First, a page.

Claremont School of Theology is United Methodist in origin and affiliation and ecumenical and interreligious in spirit. Students are nurtured by Scripture, tradition, experience, and reason and are prepared for lives of ministry, leadership, and service. Graduates become agents of transformation and healing in churches, local communities, schools, non-profit institutions, and the world at large.
Claremont School of Theology is fully recognized and approved as one of thirteen official theological schools of The United Methodist Church. CST has close relationships with other Protestant denominations, especially the Disciples of Christ and United Church of Christ, the Episcopal Church, and the Evangelical Lutheran Church in America.
The school traces its history to 1885 with the founding of the Maclay College of Theology in San Fernando, California. In 1900, Maclay College moved to the campus of the then Methodist-affiliated University of Southern California in Los Angeles. In 1956, the School withdrew from the University and became an independent corporation, related to the Southern California-Arizona Annual Conference of The United Methodist Church. The School moved to its present Claremont site in 1957.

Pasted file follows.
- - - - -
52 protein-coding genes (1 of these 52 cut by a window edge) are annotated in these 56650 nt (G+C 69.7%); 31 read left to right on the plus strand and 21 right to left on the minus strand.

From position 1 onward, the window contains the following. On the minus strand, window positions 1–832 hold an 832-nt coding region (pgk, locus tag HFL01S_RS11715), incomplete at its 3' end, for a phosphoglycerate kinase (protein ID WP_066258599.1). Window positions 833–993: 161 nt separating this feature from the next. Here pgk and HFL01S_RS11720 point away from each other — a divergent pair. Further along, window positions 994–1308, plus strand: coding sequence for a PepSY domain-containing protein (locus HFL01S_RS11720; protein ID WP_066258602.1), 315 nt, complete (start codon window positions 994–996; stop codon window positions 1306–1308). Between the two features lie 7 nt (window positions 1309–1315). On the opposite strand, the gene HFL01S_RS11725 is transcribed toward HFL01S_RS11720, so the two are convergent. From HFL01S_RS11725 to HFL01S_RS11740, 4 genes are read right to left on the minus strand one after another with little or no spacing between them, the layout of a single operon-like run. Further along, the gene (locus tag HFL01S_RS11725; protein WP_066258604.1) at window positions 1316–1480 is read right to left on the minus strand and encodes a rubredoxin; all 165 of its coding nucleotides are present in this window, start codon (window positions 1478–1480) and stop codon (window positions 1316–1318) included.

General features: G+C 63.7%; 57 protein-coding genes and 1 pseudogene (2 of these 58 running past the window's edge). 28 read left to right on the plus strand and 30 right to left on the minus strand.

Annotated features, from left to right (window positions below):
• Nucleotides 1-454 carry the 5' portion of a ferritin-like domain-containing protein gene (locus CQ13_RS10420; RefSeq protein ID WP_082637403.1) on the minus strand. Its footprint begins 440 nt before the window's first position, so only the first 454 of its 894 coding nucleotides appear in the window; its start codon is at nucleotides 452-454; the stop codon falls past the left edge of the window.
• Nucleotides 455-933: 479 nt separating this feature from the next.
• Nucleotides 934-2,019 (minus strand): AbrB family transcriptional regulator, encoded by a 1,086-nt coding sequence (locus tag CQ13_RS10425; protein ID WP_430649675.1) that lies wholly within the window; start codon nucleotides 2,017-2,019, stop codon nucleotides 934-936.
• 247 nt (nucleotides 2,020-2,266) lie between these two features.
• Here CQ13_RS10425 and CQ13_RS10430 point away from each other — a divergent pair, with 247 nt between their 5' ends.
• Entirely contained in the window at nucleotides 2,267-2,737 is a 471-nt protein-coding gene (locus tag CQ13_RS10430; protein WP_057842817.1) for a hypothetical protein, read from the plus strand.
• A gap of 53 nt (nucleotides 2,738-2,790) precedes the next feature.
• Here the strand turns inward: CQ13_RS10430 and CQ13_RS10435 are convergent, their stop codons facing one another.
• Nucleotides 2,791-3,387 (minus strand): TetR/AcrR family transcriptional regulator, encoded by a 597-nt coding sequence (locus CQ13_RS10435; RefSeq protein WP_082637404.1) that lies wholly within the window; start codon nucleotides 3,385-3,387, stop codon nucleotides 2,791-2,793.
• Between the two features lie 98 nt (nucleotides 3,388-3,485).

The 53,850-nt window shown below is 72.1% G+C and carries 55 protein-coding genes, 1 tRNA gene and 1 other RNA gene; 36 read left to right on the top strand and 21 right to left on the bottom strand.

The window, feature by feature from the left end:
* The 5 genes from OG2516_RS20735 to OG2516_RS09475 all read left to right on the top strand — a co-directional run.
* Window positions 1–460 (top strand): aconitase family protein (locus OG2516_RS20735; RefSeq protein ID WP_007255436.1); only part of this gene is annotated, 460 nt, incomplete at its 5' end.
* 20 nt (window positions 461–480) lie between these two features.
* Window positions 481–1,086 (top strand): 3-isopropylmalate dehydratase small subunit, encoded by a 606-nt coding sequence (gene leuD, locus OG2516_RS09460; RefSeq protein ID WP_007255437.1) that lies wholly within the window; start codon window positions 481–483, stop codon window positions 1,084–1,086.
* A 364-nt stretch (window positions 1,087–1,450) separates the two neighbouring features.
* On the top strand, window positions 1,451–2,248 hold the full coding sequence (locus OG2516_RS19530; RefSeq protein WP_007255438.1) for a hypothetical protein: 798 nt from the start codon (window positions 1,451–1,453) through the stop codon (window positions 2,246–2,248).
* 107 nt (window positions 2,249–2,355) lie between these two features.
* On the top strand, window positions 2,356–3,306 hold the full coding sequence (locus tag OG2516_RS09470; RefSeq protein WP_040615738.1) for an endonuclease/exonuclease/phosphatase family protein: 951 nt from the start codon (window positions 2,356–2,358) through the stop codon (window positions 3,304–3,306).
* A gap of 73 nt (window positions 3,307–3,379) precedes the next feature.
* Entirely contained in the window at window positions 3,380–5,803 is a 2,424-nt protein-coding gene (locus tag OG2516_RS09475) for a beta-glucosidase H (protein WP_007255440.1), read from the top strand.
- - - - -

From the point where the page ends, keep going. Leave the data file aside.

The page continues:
The following distinguished presidents have provided extraordinary leadership for Claremont School of Theology:
Ernest Cadman Colwell (1957-1968)
Gordon Elliott Michalson (1968-1977)
Richard Wilson Cain (1977-1990)
Robert W. Edgar (1990 – 2000)
Philip A. Amerson (2001-2006)
Jerry D. Campbell (2006-2013)
Kah-Jin Jeffrey Kuan (2013 – 2023)
Grant Hagiya ad interim (2023 – )
The seal of the Claremont School of Theology (below), was designed by its first president Ernest Cadman “Pomp” Colwell and symbolizes the spirit of this community of scholars.
In his words, “The cross represents our central concern for the Christian Gospel. The cross is joined to an arc to create an anchor, an ancient Christian symbol of salvation, the healing of the [human] spirit. A lamp of knowledge, symbolic of the community’s abiding commitment to the disciplines of the mind and of learning, is a central feature of the figure. The circle, symbol of wholeness and unity, surrounds the elements. The circle is broken in three places to symbolize openness and free exchange of ideas across religious traditions.”
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